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Champagne Grapes and Vintages

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A question we often get asked!
Here’s some information to help you get the gist of it:  You can read more on our FAQ page

The primary grapes used in the production of champagne are black pinot noir and pinot meunier but also white chardonnay.

  • Chardonnay (30% of production surface) gives freshness, elegance and finesse
  • Pinot noir (38% of production surface) adds body, structure, aroma and complexity of flavors.
  • Pinot meunier (32% of production surface) brings fruits and floral aromas.

 

Most of the champagne produced today is “non-vintage”, meaning that it is a blended product of grapes from multiple vintages. If the conditions of a particular vintage are favourable, some producers will make a vintage wine that must be composed of 100% of the grapes from that vintage year.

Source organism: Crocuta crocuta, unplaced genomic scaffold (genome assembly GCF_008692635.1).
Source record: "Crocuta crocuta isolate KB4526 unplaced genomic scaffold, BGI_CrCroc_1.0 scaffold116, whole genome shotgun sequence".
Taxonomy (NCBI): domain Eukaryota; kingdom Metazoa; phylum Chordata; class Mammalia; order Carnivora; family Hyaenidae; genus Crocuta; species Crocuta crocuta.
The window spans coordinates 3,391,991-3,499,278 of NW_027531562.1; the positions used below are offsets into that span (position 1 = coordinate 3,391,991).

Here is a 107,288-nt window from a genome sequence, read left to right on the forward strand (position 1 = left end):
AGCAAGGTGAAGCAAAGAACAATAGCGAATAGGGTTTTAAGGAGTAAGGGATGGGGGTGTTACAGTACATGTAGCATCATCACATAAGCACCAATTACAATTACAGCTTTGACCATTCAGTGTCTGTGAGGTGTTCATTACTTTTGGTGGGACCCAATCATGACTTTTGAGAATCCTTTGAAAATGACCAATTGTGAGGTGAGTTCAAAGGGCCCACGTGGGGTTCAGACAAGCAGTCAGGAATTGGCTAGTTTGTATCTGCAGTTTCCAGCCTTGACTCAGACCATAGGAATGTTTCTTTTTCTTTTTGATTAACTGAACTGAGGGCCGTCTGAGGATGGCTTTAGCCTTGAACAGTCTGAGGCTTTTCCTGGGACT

Prestige cuvée:

A cuvée de prestige is considered to be the top of a producer’s range, often named after notable people with a link to that producer and presented in non-standard bottle shapes. A special champagne for special people and special occasion!

Blanc de noirs:

A french term (literally “white from black”) for a white wine produced entirely from black grapes.

Blanc de blancs:

A french term that means “white from whites”, and is used to designate champagnes made exclusively from chardonnay grapes

Rosé champagne:

Pink champagne are produced either by leaving the clear juice of black grapes to macerate on its skins for a brief time (known as the saignée method) or, more commonly, by adding a small amount of still pinot noir red wine to the sparkling wine cuvée.